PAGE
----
‘The "control of nature" is a phrase conceived in arrogance, born of the Neanderthal age of biology and philosophy, when it was supposed that nature exists for the convenience of man. The concept and practices of applied entomology for the most part date from that Stone Age of science. It is our alarming misfortune that so primitive a science has armed itself with the most modern and terrible weapons, and that in turning them against the insects it has also turned them against the earth.’[1]

The poetics of the text that Carson produced and the challenge it posed to mechanistic science had a major tangible impact, leading to the creation of the Environmental Protection Agency and latterly, the banning of DDT in 1972. Indeed, Silent Spring was much more than a study on the effects of pesticides on the environment, it was a critical milestone in our understanding of the nuances of nature in a technological age, and diversified the possibilities for thinking about the natural world. If science can help us diligently back up our arguments, Carson combined this with literary writing’s potential to help us think beyond the bounds of so-called ‘common sense’.

Her metaphor-rich writing continues to inspire activists today, at least in part because of the cultural footprint that the book left in music, culture and art. Silent Spring is deeply encoded in culture through figures like Joni Mitchell, who famously sang: ‘Hey farmer farmer, Put away the DDT, Give me spots on my apples, but leave me the birds and the bees. Please!’ Indeed, the new audiences reached by Carson’s groundbreaking contribution have grown exponentially over the years, becoming a readership for a diverse range of inspired writers, from Robin Wall Kimmerer to Scott Russell Sanders, who are exploring and embracing different ways of knowing nature.

Opposition, especially with regards to attacks from powerful corporations, also attest the power of the book’s form; its reach being significantly broader than any previous piece of research from the environmental sciences. By the late summer of 1962 an anti-Carson campaign was already in gear and ready to attack. The Department of Agriculture and the chemical industry were made aware of Carson’s work even before it appeared in the New Yorker. By the end of the summer of 1962, the Velsicol Chemical Corporation was engaged in an attempt to persuade Silent Spring’s publisher Houghton Mifflin not to release the book. Invoking Cold War discourses, they suggested that the cessation of chemical pesticide use would induce Eastern European style food shortages and adjacent political instability. In addition to this, a wide range of news publications and scientific journals discredited Carson on the grounds of being ‘overly emotional’; in other words, using gender-based criticisms related to the text’s ‘idiographic’, poetic tendencies. The implication was that beautiful prose was useful only for exploring subjective phenomena such as emotions and relationships but was of no use to scientific research which should be presented in the form of clear facts, decipherable only to other scientists.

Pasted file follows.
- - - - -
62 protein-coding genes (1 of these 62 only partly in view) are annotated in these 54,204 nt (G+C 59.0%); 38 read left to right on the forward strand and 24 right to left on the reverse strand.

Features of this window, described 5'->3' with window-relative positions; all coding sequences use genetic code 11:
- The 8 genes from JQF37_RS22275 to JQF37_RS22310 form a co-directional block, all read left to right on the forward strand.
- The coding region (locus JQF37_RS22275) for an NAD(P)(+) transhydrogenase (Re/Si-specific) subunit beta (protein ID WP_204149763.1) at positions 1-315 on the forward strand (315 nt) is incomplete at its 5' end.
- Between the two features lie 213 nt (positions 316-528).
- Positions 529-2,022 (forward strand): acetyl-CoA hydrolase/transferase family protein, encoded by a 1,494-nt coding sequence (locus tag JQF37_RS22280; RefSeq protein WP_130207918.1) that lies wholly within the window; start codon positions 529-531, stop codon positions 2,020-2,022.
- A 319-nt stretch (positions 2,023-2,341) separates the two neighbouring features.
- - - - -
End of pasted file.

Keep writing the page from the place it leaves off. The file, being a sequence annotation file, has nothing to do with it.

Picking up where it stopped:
With that in mind, Carson can ultimately be understood as the creator of a new, fusional literary form, aligned with figures such as Karl Marx and Sigmund Freud, both of whom sought to overcome the duality of ‘nomothetic’, or supposedly objective research, and ‘idiographic’ or relational readings of cultural meaning. Like these figures, Carson explored the very real implications of nature’s divorce from culture, and in doing so she created a new space for us to explore the relationships between our systems of production and the natural world they rely upon.

Carson explored the very real implications of nature’s divorce from culture

In our current moment of geopolitical conflict and deepening climate crisis, let Rachel Carson remind us, in the words of anthropologist David Graeber; that 'the ultimate, hidden truth of the world is that it is something that we make, and could just as easily make differently.' We have the choice to understand nature’s beauty as opposed to its utility; to revel at its wonders rather than its potential to widen profit margins.

[1] Rachel Carson, Silent Spring, (1962) p.297.